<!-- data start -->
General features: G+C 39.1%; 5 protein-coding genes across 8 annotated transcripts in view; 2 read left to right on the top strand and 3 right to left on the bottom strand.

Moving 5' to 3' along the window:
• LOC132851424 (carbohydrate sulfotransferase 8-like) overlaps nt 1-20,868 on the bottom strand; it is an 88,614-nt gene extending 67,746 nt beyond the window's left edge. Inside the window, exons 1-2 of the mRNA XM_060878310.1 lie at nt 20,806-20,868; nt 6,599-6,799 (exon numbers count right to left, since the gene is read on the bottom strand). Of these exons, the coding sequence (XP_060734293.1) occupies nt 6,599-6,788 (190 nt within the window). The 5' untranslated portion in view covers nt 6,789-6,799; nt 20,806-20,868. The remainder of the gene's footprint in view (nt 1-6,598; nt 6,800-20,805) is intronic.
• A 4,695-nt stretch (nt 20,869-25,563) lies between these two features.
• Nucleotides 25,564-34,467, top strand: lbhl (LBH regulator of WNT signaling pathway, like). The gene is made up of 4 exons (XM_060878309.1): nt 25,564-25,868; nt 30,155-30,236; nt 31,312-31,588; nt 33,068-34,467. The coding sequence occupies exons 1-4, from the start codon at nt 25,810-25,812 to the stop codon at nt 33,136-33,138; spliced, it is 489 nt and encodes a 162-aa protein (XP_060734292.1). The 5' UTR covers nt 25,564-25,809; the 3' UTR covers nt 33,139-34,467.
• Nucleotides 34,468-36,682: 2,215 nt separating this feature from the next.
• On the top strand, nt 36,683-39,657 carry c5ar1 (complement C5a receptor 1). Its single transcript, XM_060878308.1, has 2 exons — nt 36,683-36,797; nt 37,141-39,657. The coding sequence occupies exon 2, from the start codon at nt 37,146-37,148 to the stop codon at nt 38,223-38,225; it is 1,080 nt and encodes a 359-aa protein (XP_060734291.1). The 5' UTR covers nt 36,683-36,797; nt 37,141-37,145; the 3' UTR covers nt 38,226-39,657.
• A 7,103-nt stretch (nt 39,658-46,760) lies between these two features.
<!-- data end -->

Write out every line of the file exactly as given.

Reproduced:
General features: G+C 39.1%; 5 protein-coding genes across 8 annotated transcripts in view; 2 read left to right on the top strand and 3 right to left on the bottom strand.

Moving 5' to 3' along the window:
• LOC132851424 (carbohydrate sulfotransferase 8-like) overlaps nt 1-20,868 on the bottom strand; it is an 88,614-nt gene extending 67,746 nt beyond the window's left edge. Inside the window, exons 1-2 of the mRNA XM_060878310.1 lie at nt 20,806-20,868; nt 6,599-6,799 (exon numbers count right to left, since the gene is read on the bottom strand). Of these exons, the coding sequence (XP_060734293.1) occupies nt 6,599-6,788 (190 nt within the window). The 5' untranslated portion in view covers nt 6,789-6,799; nt 20,806-20,868. The remainder of the gene's footprint in view (nt 1-6,598; nt 6,800-20,805) is intronic.
• A 4,695-nt stretch (nt 20,869-25,563) lies between these two features.
• Nucleotides 25,564-34,467, top strand: lbhl (LBH regulator of WNT signaling pathway, like). The gene is made up of 4 exons (XM_060878309.1): nt 25,564-25,868; nt 30,155-30,236; nt 31,312-31,588; nt 33,068-34,467. The coding sequence occupies exons 1-4, from the start codon at nt 25,810-25,812 to the stop codon at nt 33,136-33,138; spliced, it is 489 nt and encodes a 162-aa protein (XP_060734292.1). The 5' UTR covers nt 25,564-25,809; the 3' UTR covers nt 33,139-34,467.
• Nucleotides 34,468-36,682: 2,215 nt separating this feature from the next.
• On the top strand, nt 36,683-39,657 carry c5ar1 (complement C5a receptor 1). Its single transcript, XM_060878308.1, has 2 exons — nt 36,683-36,797; nt 37,141-39,657. The coding sequence occupies exon 2, from the start codon at nt 37,146-37,148 to the stop codon at nt 38,223-38,225; it is 1,080 nt and encodes a 359-aa protein (XP_060734291.1). The 5' UTR covers nt 36,683-36,797; nt 37,141-37,145; the 3' UTR covers nt 38,226-39,657.
• A 7,103-nt stretch (nt 39,658-46,760) lies between these two features.